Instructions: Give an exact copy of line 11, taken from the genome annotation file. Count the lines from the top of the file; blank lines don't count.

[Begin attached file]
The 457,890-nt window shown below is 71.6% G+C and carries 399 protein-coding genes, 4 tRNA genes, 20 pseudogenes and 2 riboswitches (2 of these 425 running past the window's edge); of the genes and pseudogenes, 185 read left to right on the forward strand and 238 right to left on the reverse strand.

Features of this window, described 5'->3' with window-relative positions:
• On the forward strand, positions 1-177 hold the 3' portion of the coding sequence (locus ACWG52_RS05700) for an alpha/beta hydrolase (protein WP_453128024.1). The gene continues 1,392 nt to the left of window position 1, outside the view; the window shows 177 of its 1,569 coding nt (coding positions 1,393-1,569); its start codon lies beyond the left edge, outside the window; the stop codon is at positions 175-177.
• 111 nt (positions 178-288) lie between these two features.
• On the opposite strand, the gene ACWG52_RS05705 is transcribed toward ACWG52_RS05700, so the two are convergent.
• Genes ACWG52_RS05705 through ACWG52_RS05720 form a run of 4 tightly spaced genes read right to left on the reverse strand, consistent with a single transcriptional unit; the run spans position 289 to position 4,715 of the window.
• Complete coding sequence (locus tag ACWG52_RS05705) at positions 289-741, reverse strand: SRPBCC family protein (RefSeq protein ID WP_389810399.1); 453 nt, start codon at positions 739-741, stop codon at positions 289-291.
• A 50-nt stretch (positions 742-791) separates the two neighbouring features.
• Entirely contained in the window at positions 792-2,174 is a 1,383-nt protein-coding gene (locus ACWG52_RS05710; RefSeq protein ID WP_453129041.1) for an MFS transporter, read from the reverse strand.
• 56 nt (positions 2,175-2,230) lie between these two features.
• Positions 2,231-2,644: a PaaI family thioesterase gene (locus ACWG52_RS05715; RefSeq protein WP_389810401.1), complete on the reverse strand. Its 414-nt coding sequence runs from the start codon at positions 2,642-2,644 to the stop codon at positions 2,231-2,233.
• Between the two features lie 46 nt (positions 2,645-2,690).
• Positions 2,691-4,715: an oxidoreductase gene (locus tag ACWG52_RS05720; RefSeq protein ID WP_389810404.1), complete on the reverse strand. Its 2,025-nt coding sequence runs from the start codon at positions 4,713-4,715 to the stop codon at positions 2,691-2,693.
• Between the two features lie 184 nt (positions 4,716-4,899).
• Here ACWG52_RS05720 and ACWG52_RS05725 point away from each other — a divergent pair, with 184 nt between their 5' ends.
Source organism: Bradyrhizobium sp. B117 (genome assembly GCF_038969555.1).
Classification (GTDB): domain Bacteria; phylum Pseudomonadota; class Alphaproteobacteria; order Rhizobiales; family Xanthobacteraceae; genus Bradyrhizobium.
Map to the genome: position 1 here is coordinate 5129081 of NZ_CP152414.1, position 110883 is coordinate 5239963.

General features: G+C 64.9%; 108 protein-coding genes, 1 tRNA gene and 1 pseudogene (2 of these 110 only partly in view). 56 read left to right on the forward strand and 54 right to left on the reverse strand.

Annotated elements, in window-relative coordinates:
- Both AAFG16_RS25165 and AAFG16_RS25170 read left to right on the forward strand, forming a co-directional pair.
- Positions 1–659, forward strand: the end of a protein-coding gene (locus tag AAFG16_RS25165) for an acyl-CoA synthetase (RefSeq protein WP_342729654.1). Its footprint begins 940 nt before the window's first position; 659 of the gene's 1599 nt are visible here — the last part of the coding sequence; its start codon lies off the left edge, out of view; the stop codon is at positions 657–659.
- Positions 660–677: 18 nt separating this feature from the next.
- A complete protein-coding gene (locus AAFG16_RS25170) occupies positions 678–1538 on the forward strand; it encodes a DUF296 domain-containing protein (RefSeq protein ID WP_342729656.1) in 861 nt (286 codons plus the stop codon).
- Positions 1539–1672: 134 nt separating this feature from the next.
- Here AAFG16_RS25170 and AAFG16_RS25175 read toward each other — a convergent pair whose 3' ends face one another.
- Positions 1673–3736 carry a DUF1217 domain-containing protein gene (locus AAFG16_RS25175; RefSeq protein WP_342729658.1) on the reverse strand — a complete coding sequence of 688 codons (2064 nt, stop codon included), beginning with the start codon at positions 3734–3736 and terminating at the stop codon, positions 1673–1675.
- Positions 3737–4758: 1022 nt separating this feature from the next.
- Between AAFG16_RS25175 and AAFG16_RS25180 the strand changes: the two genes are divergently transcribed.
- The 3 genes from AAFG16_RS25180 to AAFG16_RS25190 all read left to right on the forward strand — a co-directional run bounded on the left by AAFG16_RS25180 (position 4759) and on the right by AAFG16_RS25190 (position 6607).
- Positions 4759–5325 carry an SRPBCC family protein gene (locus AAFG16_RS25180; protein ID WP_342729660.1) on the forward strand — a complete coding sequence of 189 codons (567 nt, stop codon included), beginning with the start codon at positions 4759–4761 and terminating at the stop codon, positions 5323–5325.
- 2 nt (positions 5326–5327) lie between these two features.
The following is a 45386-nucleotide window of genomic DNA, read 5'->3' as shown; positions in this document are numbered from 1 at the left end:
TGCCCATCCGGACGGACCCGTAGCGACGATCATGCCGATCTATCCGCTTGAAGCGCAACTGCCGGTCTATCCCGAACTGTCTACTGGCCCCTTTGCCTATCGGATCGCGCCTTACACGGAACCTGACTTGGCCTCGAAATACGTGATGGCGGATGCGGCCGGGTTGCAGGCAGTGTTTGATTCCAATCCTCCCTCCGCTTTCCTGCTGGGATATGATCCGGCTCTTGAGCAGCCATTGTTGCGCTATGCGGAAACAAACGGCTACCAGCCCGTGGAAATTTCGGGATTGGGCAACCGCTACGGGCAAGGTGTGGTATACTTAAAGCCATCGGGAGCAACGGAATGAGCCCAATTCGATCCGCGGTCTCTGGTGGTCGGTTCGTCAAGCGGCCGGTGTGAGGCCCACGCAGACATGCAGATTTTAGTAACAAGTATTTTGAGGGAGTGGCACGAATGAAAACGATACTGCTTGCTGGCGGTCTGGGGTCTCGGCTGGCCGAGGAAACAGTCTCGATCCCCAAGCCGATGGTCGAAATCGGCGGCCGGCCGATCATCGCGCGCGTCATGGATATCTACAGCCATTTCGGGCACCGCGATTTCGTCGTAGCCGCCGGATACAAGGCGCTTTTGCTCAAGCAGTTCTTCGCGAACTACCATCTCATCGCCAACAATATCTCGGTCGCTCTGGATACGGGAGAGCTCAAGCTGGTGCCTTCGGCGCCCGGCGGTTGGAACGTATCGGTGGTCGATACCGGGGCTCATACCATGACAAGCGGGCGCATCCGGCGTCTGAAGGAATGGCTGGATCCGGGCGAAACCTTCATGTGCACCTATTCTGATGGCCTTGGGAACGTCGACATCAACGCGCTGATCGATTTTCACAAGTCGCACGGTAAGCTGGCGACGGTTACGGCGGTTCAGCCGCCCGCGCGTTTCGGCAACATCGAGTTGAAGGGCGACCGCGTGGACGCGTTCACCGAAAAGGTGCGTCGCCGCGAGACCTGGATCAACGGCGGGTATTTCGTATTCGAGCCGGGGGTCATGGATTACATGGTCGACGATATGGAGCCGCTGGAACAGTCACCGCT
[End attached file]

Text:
• Positions 2,231-2,644: a PaaI family thioesterase gene (locus ACWG52_RS05715; RefSeq protein WP_389810401.1), complete on the reverse strand. Its 414-nt coding sequence runs from the start codon at positions 2,642-2,644 to the stop codon at positions 2,231-2,233.